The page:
Stroke is associated with a higher risk of occult cancer. We studied the types of occult cancer most often associated with stroke.
All patients with incident stroke in Denmark 2003-2015 were identified through the Danish Stroke Registry (n=85 893) and matched 1:10 on age and sex to the Danish background population without history of stroke (n=858 740). Linking data to the Danish Cancer Registry, we determined the prevalence of occult cancer in stroke defined as the event of previously unknown cancer during a one-year follow-up in the stroke and the background population. We stratified cancers into the 15 most common cancers and into cancers related to and not related to smoking.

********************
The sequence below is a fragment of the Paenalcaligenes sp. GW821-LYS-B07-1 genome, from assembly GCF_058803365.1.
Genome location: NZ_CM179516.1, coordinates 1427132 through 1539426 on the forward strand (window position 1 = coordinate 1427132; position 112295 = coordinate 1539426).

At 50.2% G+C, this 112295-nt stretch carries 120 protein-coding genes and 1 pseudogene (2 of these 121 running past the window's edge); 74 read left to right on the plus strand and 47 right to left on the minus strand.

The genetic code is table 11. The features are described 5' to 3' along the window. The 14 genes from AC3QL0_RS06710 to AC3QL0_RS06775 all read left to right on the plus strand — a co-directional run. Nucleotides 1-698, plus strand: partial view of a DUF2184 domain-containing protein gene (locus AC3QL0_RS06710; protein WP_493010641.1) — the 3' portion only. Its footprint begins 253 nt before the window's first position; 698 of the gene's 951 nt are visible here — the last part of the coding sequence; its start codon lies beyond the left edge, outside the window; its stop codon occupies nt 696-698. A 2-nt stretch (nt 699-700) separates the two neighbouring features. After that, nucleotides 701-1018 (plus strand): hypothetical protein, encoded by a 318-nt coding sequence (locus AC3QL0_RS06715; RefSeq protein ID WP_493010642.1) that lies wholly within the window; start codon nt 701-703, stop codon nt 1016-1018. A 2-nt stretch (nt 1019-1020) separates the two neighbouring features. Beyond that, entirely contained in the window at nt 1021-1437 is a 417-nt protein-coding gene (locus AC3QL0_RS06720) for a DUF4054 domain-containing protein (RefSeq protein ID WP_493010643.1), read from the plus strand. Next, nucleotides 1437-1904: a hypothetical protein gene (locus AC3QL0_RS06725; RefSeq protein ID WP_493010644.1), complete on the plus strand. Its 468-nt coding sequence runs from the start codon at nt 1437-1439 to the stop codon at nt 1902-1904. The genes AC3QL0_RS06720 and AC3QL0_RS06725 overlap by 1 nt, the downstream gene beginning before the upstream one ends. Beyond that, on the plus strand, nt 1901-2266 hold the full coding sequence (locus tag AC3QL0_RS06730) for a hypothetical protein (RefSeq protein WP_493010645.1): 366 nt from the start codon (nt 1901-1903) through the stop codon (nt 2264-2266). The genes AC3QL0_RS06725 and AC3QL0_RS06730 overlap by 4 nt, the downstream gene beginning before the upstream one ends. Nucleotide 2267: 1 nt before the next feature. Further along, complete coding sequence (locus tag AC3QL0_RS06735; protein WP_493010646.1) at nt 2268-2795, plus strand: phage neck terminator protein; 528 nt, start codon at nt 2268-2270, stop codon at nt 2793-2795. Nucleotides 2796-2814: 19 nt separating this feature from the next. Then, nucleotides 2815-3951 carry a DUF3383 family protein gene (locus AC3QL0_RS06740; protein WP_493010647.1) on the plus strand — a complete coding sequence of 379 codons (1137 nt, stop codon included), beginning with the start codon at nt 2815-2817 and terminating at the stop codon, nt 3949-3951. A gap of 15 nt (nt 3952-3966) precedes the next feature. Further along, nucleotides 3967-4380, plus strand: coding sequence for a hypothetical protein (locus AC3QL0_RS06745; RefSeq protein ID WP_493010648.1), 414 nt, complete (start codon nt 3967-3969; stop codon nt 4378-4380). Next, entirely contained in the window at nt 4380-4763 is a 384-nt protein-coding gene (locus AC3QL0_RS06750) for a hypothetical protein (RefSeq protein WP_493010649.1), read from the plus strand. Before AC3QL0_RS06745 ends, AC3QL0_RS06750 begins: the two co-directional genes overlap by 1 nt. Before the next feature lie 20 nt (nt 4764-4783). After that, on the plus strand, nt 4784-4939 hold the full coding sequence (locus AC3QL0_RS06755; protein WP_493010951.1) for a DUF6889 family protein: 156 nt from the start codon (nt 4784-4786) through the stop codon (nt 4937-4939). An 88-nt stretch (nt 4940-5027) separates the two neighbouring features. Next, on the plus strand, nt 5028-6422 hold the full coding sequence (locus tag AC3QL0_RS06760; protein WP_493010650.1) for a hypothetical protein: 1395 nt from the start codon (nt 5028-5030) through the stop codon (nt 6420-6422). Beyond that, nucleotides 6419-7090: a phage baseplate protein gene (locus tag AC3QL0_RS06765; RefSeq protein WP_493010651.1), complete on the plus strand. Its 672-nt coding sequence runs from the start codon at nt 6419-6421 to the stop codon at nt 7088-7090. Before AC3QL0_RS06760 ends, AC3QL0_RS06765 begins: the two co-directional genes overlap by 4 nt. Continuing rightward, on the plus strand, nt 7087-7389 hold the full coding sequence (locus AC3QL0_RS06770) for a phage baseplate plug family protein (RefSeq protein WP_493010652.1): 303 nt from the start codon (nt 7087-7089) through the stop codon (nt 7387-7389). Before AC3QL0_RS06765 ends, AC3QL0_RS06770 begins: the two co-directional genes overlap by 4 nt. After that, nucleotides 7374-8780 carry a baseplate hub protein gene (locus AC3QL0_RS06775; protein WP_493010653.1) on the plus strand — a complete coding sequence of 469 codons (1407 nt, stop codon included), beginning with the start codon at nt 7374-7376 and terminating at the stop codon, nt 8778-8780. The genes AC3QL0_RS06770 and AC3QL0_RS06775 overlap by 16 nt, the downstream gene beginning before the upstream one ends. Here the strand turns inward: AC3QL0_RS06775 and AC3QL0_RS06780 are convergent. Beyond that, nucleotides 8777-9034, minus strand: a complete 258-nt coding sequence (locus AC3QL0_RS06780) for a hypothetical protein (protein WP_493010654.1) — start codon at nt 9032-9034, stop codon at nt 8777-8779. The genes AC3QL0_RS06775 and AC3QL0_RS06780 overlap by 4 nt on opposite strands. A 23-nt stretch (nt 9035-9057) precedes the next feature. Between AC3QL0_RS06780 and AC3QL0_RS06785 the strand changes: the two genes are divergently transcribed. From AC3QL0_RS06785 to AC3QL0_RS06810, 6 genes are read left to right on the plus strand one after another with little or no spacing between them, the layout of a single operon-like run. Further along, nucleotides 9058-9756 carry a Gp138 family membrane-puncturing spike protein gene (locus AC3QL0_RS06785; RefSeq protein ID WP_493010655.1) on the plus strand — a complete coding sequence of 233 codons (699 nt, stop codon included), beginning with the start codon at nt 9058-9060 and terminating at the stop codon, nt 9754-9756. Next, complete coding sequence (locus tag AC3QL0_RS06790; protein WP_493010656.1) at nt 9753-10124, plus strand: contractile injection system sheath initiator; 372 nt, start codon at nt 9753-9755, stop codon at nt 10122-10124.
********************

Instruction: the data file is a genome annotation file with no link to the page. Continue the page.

Prevalence (per 1 000 person-years; stroke/background population) of smoking-related occult cancers (lung, colon, bladder rectum, pancreas, kidney, stomach, and head and neck) was 13.3/8.1 (p0.05). Among men with stroke prostate(5.8), lung(5.7) and colon cancers(2.9) were most frequent; among women, it was lung(4.7), breast(3.5) and colon cancer(2.8). Among men in the background population, prostate(5.4), lung(3.0) and colon cancer(2.1) were most frequent. Among women, it was breast(3.7), lung(2.1) and colon cancer(1.9).
Stroke patients’ increased risk of occult cancer was predominantly for smoking-related cancers while there was no higher risk for the most frequent cancers unrelated to smoking i.e. prostate and breast cancer. Lung cancer is the dominant type of occult cancer in stroke.

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